Graham Coxon: ‘Music has always been there for me’

The Blur guitarist, 53, on his addictive personality, making music as you age and being a Britpop brat

I was a brat during Britpop. There was so much to rail against. But I should have been more grateful for my good fortune and looked after myself better and tried to enjoy it innocently. My problem with Blur was when it became a business. But a bigger problem was when my own people started talking in that language. When it all became about breaking America, or whatever.

When people get older their music gets rubbish. You’ve learned a bit more about yourself, mellowed out, maybe done a bit of therapy… – that young, fiery, uncompromising outlook you once had starts to get the edges knocked out of it. I’m not talking about myself, obviously.

I’m panicking about how many years I have left to make music. It’s made me see Damon [Albarn] in a different light. His drive and his work ethic – he’s like a shark that doesn’t stay still. He keeps going and doing.

The 90s was the last hurrah for the music business. There was a lot of money flying around. And then there wasn’t – and things got a lot more frugal. Some people felt a black cloud coming. Dave [Rowntree], our drummer, knew the internet was going to change everything. But sometimes in difficult situations nobody wants to take any notice.

I don’t think Blur often get festival offers. They only offer them to going concerns, don’t they? You have to put your name in a hat.

I have an addictive personality. Booze gave me peace of mind. It made the negative self-talk quieter. It made socialising easier. For a while I became more entertaining to talk to. But there were a couple of times when I was on a bender and I realised I just couldn’t stop. That really scared me. I couldn’t deal with knowing the anxiety would come when I stopped. So I just kept drinking.

Drinking and going to the pub and having parties can be a nice way to live, but it costs you in the end. Your emotional development takes a beating, because you’re living in suspension. You’re not really doing anything. You’re not living in reality, which I guess can be attractive. But when you’ve got kids and things like that? That’s not on.

I’ve never fallen out of love with music, but I’ve fallen out with the record- buying public. They don’t know what’s good! I just don’t like a lot of things about the music business now. I don’t like that there’s no Top of the Pops on Thursday nights. I don’t like that Jools Holland’s show isn’t much longer than it is. But music has always been there for me. It’s always been special for me. It’s still the number one thing that helps my mental health.

Would I like my younger self if I met him now? I think so. I still see him around a bit. He wouldn’t take any advice, just like no young person takes advice from someone my age now. Nobody gave me a lot of advice when I was growing up, really. I sort of had to learn everything the hard way. I hope he and I would talk about mental health. That seems like a good development to me.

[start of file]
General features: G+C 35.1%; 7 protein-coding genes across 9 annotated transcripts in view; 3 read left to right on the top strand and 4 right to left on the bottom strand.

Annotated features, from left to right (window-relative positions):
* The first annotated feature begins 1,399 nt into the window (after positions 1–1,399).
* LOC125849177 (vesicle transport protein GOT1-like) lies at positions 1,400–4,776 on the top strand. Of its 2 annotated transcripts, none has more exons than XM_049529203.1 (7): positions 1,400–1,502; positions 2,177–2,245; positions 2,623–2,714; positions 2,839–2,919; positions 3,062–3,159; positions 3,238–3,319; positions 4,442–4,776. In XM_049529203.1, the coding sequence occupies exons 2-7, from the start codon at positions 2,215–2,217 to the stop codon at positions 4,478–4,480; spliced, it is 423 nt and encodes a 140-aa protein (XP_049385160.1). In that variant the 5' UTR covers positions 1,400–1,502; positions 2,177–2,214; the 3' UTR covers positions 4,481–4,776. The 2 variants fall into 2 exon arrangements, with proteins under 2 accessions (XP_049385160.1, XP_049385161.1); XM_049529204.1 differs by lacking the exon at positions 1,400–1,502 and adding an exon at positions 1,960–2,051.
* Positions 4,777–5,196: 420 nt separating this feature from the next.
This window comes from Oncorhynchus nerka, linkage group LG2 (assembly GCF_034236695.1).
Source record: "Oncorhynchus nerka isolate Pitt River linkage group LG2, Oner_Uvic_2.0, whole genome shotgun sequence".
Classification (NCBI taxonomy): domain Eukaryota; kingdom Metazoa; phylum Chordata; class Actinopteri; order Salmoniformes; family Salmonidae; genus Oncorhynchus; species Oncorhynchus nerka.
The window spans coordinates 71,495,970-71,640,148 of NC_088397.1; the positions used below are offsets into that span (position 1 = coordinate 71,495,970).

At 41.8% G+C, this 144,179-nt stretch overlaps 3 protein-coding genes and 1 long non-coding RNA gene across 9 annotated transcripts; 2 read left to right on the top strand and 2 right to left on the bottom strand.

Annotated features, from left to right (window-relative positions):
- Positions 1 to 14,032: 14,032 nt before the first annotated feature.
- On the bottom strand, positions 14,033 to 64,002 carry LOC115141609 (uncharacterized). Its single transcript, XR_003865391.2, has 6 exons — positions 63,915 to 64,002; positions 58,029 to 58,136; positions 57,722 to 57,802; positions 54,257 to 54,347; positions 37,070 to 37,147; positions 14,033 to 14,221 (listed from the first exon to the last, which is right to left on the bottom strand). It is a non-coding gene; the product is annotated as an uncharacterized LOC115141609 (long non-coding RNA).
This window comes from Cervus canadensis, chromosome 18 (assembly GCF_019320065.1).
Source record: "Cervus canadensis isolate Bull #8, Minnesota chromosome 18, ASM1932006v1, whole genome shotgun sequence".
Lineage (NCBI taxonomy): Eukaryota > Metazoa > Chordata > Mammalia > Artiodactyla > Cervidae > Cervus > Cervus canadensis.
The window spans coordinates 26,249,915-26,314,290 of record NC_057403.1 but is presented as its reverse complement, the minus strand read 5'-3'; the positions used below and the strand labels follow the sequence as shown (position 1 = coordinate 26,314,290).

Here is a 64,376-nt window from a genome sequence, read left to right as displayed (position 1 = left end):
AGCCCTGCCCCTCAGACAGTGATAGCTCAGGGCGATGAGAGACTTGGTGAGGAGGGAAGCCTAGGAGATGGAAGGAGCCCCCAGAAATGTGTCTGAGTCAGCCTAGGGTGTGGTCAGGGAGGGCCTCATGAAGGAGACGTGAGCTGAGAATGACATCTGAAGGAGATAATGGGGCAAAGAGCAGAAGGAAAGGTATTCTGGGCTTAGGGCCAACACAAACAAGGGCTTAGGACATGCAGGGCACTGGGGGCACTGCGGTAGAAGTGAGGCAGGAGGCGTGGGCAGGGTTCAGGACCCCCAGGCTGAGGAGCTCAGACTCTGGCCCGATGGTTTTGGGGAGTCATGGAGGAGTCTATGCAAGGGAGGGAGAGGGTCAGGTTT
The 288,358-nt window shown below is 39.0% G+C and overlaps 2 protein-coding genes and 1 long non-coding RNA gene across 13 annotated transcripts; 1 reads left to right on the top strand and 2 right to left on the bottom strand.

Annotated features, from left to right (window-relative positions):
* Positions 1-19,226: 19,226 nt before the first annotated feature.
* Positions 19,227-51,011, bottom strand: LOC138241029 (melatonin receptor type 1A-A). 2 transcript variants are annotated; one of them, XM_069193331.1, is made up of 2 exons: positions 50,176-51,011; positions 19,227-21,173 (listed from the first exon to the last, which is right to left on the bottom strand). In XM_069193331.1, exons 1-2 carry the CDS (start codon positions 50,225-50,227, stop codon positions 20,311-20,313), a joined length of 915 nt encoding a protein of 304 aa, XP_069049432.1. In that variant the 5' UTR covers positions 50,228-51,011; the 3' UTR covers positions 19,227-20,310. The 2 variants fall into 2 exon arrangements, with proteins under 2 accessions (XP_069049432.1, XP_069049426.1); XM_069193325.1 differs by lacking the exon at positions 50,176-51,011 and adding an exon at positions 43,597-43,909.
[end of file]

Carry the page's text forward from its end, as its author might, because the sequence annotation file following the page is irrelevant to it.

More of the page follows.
Graham Coxon’s Verse, Chorus, Monster! is published by Faber & Faber at £20. Buy it for £17.40 from


James McMahon

The GuardianTramp

Related Content

Article image
Rufus Wainwright: ‘I have always been an old soul’
The musician, 46, on coping with grief, becoming a parent and why he loves being a pop star

James McMahon

19, Apr, 2020 @7:30 AM

Article image
John Grant: ‘Music has been a healing balm for me’
The musician, 50, on his anger problem, coming out, and why he’s glad he contracted HIV

James McMahon

17, Feb, 2019 @1:59 PM

Article image
Verse, Chorus, Monster! by Graham Coxon review – Britpop’s unlikely lad
In a disarmingly candid memoir, the Blur guitarist relates the madness of fame and addiction, his unease with Britpop, and how folk led him to greener pastures

Kitty Empire

02, Oct, 2022 @2:00 PM

Article image
Nile Rodgers | This much I know
The musician, 66, on being united in the disco era, his friendship with Stephen Hawking, and inventing hip-hop

James McMahon

13, Jul, 2019 @1:01 PM

Article image
Kele Okereke: ‘I was always the last one to leave the club’
The musician, 40, tells Michael Segalov about driving his partner wild, gorging on Real Housewives, teenage raving and sparing his mum the gory details

Michael Segalov

09, Apr, 2022 @1:00 PM

Article image
Matt Goss: ‘I always say, a good heart and a dirty mind’
The Bros musician, 52, tells Nick McGrath about saying what he feels, looking for a partner – and he and Luke not being genetically engineered

Nick McGrath

06, Feb, 2021 @2:00 PM

Article image
Jason Derulo: ‘Lockdown’s been the most fun I’ve ever had in my life’
The singer, 30, tells Rachel Corcoran about being a cool uncle, speaking Creole at home and having 30m followers on TikTok

Rachel Corcoran

12, Sep, 2020 @1:00 PM

Article image
Bobby Gillespie: ‘I wanted to change music culture’
The Primal Scream frontman, 56, on growing up Glaswegian, loving the spotlight and the threat of Brexit

Nick McGrath

11, May, 2019 @1:00 PM

Article image
Jamie Cullum: ‘I channel a lot of emotional intensity into my music'
The musician, 41, on what he owes Michael Parkinson, the joys of cultural freedom and why he’ll feel nervous when he’s finally able to perform again

Nick McGrath

19, Dec, 2020 @2:00 PM

Article image
Marc Almond: ‘I’ve been through all the vices and now don’t have any’
The singer-songwriter, 62, on examining mortality, living with trauma, and learning to become a druid

Rachel Corcoran

08, Feb, 2020 @2:00 PM